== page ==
Former SMWC president honored during inaugural Wabash Valley Woman of Influence
April 26th, 2012 | SMWC
In the late 60s, bouncing on a train through Taiwan, the secretary general of the Sisters of Providence leaned in and said, “By the way, we’re naming you president of the College next year.”
That was how Jeanne Knoerle, SP, Ph.D.,’49, learned she was to become the 12th president of Saint Mary-of-the-Woods College, a task that began decades of service to the Wabash Valley. From establishing SMWC’s distance education program to creating Our Green Valley Alliance for Sustainability, she has enriched her community and beyond. In recognition of her leadership, Knoerle received one of the inaugural 2012 Women of Influence awards, which honored eight prominent Wabash Valley women for their leadership, vision and courage.
“I am very grateful,” Knoerle said. “Women in Terre Haute have made great contributions and I’m happy that this group is raising their visibility.”
The fundraiser breakfast, which raised proceeds for Success by 6, a United Way program that strengthens reading skills, was held on Thursday, April 19, 2012. The Sisters of Providence nominated Knoerle in honor of her contributions to their congregation and the community.
“Sister Jeanne is quick to recognize a need and so capable in gathering the right people to address that need,” said Denise Wilkinson ’68, general superior of the Sisters of Providence. “Nominating her was definitely a ‘no-brainer’ for us.”
Knoerle earned her bachelor’s in theatre at SMWC shortly before entering the Sisters of Providence. She then earned her master's in journalism, an MBA and a doctorate in comparative literature, with an emphasis in Chinese and Japanese literature, all from Indiana University. She taught at a university in Taiwan until 1968, when she returned to her alma mater as president and pioneered an innovative approach to education.
“The 1960s and 1970s were a transition time for higher education,” she explained. “I wanted to find a way to offer the best of The Woods to women who couldn’t get to the campus.”
Thus, in 1973, the nation’s second distance bachelor’s degree program was born. Originally named Women’s External Degree, the WED program became known as the Woods External Degree program in the 1990s when it began admitting men. Nearly 40 years later, that program, now known as Woods Online, has helped more than 2500 men and women aspire higher.
“Sister Jeanne took a leap of faith when she established our distance program, which has thrived over the decades,” said Dottie L. King, Ph.D., president of SMWC. “As a former president of SMWC, she provides me with valuable insight and feedback. Her faith in Providence reminds me that the work we do is in the name of a higher power.”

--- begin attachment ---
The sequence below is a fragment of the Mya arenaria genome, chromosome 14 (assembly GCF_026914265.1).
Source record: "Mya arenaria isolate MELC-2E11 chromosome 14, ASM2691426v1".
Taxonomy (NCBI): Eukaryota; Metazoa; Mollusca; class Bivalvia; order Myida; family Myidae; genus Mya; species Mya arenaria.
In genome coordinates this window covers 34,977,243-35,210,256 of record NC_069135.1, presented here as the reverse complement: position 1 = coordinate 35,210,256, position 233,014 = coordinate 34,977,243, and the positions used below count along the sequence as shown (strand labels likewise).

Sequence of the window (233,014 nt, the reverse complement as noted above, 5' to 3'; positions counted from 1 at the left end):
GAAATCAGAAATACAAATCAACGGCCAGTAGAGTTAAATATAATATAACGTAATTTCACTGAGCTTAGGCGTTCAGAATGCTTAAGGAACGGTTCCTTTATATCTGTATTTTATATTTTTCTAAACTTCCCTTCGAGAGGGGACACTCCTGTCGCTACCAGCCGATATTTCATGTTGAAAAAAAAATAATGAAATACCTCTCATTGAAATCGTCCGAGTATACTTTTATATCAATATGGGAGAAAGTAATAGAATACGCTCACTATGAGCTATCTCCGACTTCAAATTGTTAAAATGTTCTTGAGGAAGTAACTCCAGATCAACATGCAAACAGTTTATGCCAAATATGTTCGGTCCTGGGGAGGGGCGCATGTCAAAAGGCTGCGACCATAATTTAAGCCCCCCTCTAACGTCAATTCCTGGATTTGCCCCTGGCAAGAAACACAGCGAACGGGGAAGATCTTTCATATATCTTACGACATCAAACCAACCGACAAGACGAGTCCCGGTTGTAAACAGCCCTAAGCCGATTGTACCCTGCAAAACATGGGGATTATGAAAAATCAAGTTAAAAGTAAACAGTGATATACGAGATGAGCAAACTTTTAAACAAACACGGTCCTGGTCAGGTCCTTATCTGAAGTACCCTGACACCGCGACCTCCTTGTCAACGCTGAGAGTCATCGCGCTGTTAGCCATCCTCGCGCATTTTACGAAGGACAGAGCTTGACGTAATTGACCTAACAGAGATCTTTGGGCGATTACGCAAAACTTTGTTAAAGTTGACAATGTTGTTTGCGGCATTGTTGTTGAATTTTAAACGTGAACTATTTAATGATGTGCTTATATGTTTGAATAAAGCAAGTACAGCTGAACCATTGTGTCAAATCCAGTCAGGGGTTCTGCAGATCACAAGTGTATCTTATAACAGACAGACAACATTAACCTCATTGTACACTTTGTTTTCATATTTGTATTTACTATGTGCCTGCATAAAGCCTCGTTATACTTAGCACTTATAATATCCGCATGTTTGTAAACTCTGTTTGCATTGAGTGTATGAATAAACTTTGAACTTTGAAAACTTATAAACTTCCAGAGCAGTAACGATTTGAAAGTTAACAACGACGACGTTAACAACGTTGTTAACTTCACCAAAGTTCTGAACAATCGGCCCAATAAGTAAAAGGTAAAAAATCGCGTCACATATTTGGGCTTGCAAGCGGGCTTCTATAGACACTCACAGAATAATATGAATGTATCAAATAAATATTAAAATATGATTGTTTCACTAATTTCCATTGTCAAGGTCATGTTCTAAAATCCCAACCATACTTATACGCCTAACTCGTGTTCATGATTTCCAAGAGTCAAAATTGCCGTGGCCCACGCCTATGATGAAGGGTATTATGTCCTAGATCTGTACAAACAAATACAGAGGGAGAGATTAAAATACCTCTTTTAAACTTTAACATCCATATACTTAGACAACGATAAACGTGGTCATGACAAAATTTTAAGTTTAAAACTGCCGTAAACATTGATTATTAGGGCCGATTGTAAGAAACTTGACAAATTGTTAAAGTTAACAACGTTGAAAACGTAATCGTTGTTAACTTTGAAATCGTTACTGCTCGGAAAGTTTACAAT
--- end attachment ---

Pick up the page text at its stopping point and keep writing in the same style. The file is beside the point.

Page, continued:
After she retired from the College in 1983, Knoerle continued to mentor the community as the program director in the religion division at the Lilly Endowment and then the founder of Our Green Valley for Sustainability.
"It was amazing to watch Sister Jeanne assemble the leaders of the area's biggest institutions to advance sustainability,” said Lorrie Heber, president of Our Green Valley Alliance for Sustainability and a 2008 graduate of SMWC’s Master of Leadership Development program. “She led them in crafting a mission and a commitment to the cause."
Our Green Valley began as a kitchen table organization, Heber said. Knoerle invited a group of prominent Wabash Valley businesses and leaders to come together and discuss ways they can, and do, promote environmental sustainability in the community.
“People were ready,” Knoerle said. “All they wanted was someone to say ‘Let’s do it.’” The organization held its first major event, Green Town Terre Haute, on Nov. 17, 2011, at Indiana State University. More than 300 attendees united to inspire and be inspired by innovative ways to make a more positive environmental impact right here in Terre Haute.
“Her ingenuity, leadership and ability to elicit change inspires and influences the entire community,” King said.
Knoerle has been a progressive force in the Wabash Valley since she first stepped onto SMWC’s campus in 1945. Since then, she has inspired future generations of leaders to take risks with courage and confidence. “If women do not take risks, there will be no improvement for anyone” Knoerle said. “If you want to grow in life, you have to learn to take risks.”